by Julia Story
I had touched the weeping
birch in the cemetery so many
times that there was a small
mark, a grease mark or worn
place where my hand had
rested, trying to feel the
spinning that connected it
to some invisible underground
pathway. The cranial sacral
therapist told me it would feel
like humming and that the corpses
who branched underneath me
like a flattened tree reduced to
its bones would not bother me,
would only bring power
and courage to the birch
and then maybe to me. Across
the street from this cemetery
is a house I’ve walked by
many times. I’ve looked in
its windows on days when
the sun is unrelenting
and, unwilling to pay for gas
to take me to the crowded
pond or the poor peoples’ ocean,
I head for the cemetery where
there is at least some shade.
The house is so dark inside
with its low ceilings and hydrangea
bushes and laden trees outside it.
It looks cool in there. The family
I’ve asked to populate it, for just
a few minutes, is tender, is barely
there. A hint of legs on stairs,
a see-through coffee cup held
aloft by an almost-hand, no
coffee going into it. Plants
with light shot through them,
secret corners with sealike
breath. Only the dog is fully
there, in the back of the house,
sleeping with her head on her
white paws. The quiet shuffling
of my family waiting for me.
They decide to let me be there
for a minute among them and
I lean away from an invisible
hallway, not wanting to touch
anything or to destroy what isn’t
really mine, but how do you
move without moving toward
things or people. Or why
would you move without them.
Previously published in Salamander Magazine (Issue 39) and Spinster for Hire (The Word Works, 2020)
* Poet’s Writing Prompt: Take a moment to picture a place you’ve been many times. Fully immerse yourself in this place, allowing yourself to see all of it, including anything that might be on the periphery of your memories about it (a door, a person, a distant tree). Allow yourself to go into a peripheral image (in “Barely There” this image is the house across the street from the cemetery) and write down as many associations as you can about it. Go deep. This list can simply be what you imagine about this image). Then write a poem that connects the familiar place to this less familiar image that exists on the edge of your life.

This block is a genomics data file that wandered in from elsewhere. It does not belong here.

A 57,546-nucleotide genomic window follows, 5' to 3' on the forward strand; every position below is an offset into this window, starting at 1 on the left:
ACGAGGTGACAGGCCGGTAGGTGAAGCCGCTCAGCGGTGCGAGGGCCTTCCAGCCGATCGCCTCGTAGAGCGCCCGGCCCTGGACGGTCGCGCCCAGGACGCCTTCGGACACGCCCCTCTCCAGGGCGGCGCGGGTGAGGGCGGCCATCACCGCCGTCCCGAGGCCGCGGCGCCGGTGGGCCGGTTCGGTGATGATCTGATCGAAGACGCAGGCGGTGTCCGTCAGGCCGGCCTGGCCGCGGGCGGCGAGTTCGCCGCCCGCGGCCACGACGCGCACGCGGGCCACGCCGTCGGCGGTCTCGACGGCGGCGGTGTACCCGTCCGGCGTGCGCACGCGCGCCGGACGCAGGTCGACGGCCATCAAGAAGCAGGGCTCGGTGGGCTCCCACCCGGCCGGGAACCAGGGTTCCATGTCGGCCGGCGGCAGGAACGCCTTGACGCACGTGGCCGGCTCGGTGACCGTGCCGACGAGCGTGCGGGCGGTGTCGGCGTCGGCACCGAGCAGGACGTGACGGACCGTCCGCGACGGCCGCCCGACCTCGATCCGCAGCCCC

Portmanteau Prayer for Moms
by Beth Suter
lord, grant us the shelter of strangers
where no one needs us to be animute,
invisociable as an old retriever
give us room to braid our three halves
into a horse’s tail, lord, let it be a draft horse
a kindred effectionate creature
grant us a winter greenhouse, lord,
protect our tender starts before
we must be independable again
Previously published in Salamander Magazine (Issue 50)
* Mass Poetry’s Writing Prompt: As expansive as language is, it might still fail us. In fact, it often does—life is rife with contradictions, ambivalence, or opposites. What are words that come close, but do not quite, describe your thoughts, feelings, and experiences? Make a list of 10-15 such words. Give yourself permission to smash them together into portmanteau’s. Say them out loud to yourself. Give these words a home in a poem and resist the urge to explain them.
This issue of The Hard Work of Hope is produced in partnership with Salamander Magazine.
Julia Story is the author of Spinster for Hire (the Word Works) and Post Moxie (Sarabande Books) and the chapbooks The Trapdoor (Dancing Girl Press) and Julie the Astonishing (Sixth Finch Books). Her work has been awarded a Pushcart Prize and has appeared in many publications including Diode, Ploughshares, The Paris Review, Sixth Finch, and The New Yorker. She is from Indiana and now lives in Massachusetts.
Beth Suter studied Environmental Science at U.C. Davis and has worked as a naturalist and teacher. A Pushcart Prize and Best of the Net nominee, her poems have appeared in Colorado Review, Barrow Street, DMQ Review, Poet Lore, and Birmingham Poetry Review, among others. She lives in California with her husband and son.